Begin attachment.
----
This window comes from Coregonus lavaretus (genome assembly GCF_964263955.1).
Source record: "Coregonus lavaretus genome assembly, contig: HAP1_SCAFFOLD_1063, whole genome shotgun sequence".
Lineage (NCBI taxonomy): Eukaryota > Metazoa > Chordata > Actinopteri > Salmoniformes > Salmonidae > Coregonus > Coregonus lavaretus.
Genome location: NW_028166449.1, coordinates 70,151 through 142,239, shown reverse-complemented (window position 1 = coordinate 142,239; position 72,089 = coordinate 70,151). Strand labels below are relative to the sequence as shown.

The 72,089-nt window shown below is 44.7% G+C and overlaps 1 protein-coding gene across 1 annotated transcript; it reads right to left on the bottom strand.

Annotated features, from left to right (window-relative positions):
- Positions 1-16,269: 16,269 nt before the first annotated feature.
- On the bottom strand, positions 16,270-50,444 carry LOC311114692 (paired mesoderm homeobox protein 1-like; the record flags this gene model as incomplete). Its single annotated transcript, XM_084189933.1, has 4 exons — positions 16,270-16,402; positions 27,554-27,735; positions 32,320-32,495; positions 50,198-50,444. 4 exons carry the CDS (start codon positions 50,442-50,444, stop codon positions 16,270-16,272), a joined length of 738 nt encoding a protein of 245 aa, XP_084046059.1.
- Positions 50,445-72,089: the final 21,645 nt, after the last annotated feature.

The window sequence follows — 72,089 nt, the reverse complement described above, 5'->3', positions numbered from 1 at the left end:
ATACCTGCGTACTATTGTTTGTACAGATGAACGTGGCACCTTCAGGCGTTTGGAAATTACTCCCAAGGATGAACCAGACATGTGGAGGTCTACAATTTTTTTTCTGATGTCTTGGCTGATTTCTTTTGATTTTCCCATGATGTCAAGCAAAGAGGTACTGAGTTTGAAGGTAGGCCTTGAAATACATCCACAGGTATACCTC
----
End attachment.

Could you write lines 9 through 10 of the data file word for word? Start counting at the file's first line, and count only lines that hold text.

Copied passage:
- Positions 50,445-72,089: the final 21,645 nt, after the last annotated feature.

The window sequence follows — 72,089 nt, the reverse complement described above, 5'->3', positions numbered from 1 at the left end: